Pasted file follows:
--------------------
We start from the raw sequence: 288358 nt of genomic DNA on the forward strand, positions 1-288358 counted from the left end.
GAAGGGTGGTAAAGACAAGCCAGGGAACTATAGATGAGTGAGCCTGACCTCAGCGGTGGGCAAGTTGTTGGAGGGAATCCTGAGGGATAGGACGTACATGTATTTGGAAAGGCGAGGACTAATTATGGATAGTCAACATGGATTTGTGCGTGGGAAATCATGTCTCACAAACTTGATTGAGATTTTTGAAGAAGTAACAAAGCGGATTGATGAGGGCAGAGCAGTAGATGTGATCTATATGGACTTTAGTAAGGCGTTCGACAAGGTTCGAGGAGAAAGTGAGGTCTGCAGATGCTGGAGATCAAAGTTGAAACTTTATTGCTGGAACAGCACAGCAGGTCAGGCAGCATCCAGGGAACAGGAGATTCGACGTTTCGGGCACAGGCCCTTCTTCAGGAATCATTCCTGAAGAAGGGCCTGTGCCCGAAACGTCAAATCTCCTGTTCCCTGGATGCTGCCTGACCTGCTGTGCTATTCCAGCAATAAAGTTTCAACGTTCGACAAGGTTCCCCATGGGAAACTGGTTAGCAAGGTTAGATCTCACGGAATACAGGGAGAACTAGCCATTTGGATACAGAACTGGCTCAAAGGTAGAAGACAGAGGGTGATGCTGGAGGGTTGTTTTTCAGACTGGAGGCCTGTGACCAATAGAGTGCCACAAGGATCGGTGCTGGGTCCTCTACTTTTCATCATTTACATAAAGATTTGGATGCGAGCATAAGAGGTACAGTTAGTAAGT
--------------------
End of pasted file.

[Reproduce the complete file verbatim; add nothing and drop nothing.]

We start from the raw sequence: 288358 nt of genomic DNA on the forward strand, positions 1-288358 counted from the left end.
GAAGGGTGGTAAAGACAAGCCAGGGAACTATAGATGAGTGAGCCTGACCTCAGCGGTGGGCAAGTTGTTGGAGGGAATCCTGAGGGATAGGACGTACATGTATTTGGAAAGGCGAGGACTAATTATGGATAGTCAACATGGATTTGTGCGTGGGAAATCATGTCTCACAAACTTGATTGAGATTTTTGAAGAAGTAACAAAGCGGATTGATGAGGGCAGAGCAGTAGATGTGATCTATATGGACTTTAGTAAGGCGTTCGACAAGGTTCGAGGAGAAAGTGAGGTCTGCAGATGCTGGAGATCAAAGTTGAAACTTTATTGCTGGAACAGCACAGCAGGTCAGGCAGCATCCAGGGAACAGGAGATTCGACGTTTCGGGCACAGGCCCTTCTTCAGGAATCATTCCTGAAGAAGGGCCTGTGCCCGAAACGTCAAATCTCCTGTTCCCTGGATGCTGCCTGACCTGCTGTGCTATTCCAGCAATAAAGTTTCAACGTTCGACAAGGTTCCCCATGGGAAACTGGTTAGCAAGGTTAGATCTCACGGAATACAGGGAGAACTAGCCATTTGGATACAGAACTGGCTCAAAGGTAGAAGACAGAGGGTGATGCTGGAGGGTTGTTTTTCAGACTGGAGGCCTGTGACCAATAGAGTGCCACAAGGATCGGTGCTGGGTCCTCTACTTTTCATCATTTACATAAAGATTTGGATGCGAGCATAAGAGGTACAGTTAGTAAGT